2. Thanks Iain - I will think about that.

    I liked you comment on Lesley's blog, by the way - I thought it was deeply profound.

  3. Hi Benny,
    I'm really sorry for this rejection, especially as you are someone who has a God given heart for gay people and huge insight and experience in both rural issues (by the sound of it!) and sexuality.
    Having said that, it is good that you recognise that the group had their reasons for this "discrimination". It is true that sometimes "nobody else understands". I think this is also true in other cases, for example someone who has been sexually abused might benefit enormously from the services of a counsellor who had not been abused, but at some point they might feel the need to talk to someone else who had been through that particular experience. I think in the case of people who have had to live with shame, isolation and secrecy,(which is often true of abused people and of LGBT people) it is particularly important to speak to those who share the same experience - it feels "safer" and a huge relief to know others are out there as well.
    Sometimes part of serving others is to recognise that we cannot meet all their needs and that can be a part of love.
    Having said that, straight allies are so important and in fact essential to LGBT people, not just to further some cause but because the central message is that this is about ALL of us. That is a very healing thing. I strongly believe that ultimately there is no gay, or straight, or male or female, or black and white - just human beings! There is more that unites us than separates us, but sometimes, when people have been made to feel very "separate" for an entire lifetime, then it is important to be with those who have "been there".
    Anyhow, I know you know this! Just telling you really that you are fantastic!

  4. I wanted to press the "Like" button and award you five stars for this post, but your blog doesn't seem to offer such ways of applauding a well-written, succinct and honest post, so I'll just say "well done". I haven't read your blog before, but am now going to add a shortcut to it

    P.S. When the Church of England collapses, will that mean we can stop having to spend so much time raising funds to keep ancient buildings running?

  5. @ Suem: Thank you for such warm encouragement! I really am cool with the helpline though - honestly! What intrigued me was my initial reaction to being turned down. The parallel example which came to my mind was a helpline for victims of domestic violence. My mother-in-law set one up some years ago, and part of its success was the fact that all the volunteers were former victims.

    @emerpod: You are very generous and I am glad you enjoyed the post. I do know what you mean about ancient buildings - not my favourite 'good cause'.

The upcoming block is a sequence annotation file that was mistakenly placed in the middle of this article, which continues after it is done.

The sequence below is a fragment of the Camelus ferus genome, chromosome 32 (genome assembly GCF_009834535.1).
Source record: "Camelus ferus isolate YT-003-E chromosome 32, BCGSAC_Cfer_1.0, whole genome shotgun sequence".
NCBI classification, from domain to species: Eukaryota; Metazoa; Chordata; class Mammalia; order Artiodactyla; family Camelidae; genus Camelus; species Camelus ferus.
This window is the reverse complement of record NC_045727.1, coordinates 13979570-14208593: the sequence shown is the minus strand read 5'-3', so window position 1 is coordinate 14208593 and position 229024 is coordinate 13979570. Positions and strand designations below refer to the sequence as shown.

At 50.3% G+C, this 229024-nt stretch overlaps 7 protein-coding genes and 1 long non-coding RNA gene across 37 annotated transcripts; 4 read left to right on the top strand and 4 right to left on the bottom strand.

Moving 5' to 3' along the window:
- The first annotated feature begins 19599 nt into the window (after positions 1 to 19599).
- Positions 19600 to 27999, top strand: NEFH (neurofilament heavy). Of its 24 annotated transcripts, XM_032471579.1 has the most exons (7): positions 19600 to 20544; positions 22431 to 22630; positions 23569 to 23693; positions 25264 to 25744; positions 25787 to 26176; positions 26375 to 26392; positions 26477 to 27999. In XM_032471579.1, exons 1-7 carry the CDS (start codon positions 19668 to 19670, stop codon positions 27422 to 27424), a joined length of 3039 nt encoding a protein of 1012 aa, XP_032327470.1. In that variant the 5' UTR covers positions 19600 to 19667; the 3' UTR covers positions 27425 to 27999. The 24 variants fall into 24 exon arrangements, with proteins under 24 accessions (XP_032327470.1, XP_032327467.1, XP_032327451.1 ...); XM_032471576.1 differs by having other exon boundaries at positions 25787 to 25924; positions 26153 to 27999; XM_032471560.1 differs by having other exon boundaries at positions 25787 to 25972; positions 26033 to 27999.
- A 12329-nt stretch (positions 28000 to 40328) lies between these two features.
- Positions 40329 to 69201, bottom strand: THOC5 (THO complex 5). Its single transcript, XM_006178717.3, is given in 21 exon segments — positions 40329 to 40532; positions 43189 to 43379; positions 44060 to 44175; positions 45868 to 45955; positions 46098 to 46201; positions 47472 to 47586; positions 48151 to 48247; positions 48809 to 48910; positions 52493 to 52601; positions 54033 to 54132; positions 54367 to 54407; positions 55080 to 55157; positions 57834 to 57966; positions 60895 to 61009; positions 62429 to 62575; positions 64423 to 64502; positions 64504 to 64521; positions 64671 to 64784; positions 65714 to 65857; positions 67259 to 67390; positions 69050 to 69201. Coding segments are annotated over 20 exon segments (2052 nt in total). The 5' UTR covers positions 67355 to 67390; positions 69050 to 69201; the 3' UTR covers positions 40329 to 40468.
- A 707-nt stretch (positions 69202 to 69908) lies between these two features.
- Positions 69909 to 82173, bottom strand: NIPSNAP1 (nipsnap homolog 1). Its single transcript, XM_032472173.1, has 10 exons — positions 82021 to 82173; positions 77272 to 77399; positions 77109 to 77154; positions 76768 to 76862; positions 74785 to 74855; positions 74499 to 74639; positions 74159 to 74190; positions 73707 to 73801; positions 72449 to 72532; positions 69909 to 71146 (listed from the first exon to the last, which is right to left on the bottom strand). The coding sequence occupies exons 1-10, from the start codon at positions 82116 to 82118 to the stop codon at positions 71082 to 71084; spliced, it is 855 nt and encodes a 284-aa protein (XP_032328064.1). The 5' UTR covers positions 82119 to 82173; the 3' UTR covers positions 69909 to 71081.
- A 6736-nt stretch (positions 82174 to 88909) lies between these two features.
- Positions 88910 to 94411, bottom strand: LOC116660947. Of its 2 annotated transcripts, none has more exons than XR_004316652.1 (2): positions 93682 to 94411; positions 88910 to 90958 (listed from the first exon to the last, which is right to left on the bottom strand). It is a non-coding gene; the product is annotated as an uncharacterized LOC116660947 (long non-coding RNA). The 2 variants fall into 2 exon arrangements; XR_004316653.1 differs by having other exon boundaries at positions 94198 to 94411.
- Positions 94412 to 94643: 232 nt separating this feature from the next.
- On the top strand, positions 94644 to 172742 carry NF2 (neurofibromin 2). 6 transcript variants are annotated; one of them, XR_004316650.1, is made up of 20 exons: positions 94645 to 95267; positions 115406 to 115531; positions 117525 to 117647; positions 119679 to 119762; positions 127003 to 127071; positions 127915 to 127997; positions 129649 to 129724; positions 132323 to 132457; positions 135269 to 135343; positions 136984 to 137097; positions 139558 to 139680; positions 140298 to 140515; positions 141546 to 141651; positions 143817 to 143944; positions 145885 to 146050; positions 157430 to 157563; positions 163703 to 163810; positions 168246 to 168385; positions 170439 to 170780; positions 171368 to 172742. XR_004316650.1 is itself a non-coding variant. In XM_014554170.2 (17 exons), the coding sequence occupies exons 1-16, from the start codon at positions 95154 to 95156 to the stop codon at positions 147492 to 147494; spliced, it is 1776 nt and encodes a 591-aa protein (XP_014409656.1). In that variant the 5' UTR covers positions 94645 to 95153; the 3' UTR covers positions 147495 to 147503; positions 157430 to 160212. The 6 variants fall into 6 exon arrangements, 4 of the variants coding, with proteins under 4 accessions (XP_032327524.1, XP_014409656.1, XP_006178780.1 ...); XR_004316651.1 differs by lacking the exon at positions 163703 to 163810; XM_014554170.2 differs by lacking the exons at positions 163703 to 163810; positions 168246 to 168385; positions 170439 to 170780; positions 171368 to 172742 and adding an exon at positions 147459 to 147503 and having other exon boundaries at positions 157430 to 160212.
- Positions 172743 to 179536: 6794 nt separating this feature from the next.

6. I was recently refused a parish post because I am gay and have a partner. I am a priest of many years standing and I can confirm what it is like to be rejected not because you are useless but because of your orientation, and more specifically because you are honest about that. Increasingly the church looks like the carpet seller.

  7. @Anonymous: No matter how many times I hear such things, the impact such stories have on me does not diminish.

    I am so sorry that our church has treated you in this way, and wish you and your partner every belssing despite the prejudice of the carpet-seller church.

    You might also be interested in a previous post from last year - 'The Sin of Honesty' - link below:

  8. Stephen Donald20 June 2011 at 20:07

    Hi Benny - very profound (as usual!) - more need to 'walk in another's shoes' to understand the impact of prejudice and intolerance, and thereby remove the plank in their own eyes. I'm gay, white, Christian and academic, working mostly among people who are none of these. Despite this they appreciate me as a person and respect the faith I represent as an ordained priest, simply because I do not judge others for what they are or are not.

    Further, the Anglican Church (and others) need to hear the message that "if we don't change, how long we will be in business?" I have long since given up needing the institional Church to survive for its own sake -(a very 'un-catholic' notion I guess) - but rather as a functional vehicle to enable / resource effective evangelism - and many in our diocese (Waiapu, ACNZAP) at all levels are beginning to see this too and equip our mission and ministry on the basis of 'needs' rather than 'ability to pay'.

    Keep up the good work - Stephen

  9. Thank you Stephen. I thought you article in the Diocesan News was also profound and to the point.

    God Bless you in your ministry - the church ceases to be the church when it only exists for its own sake.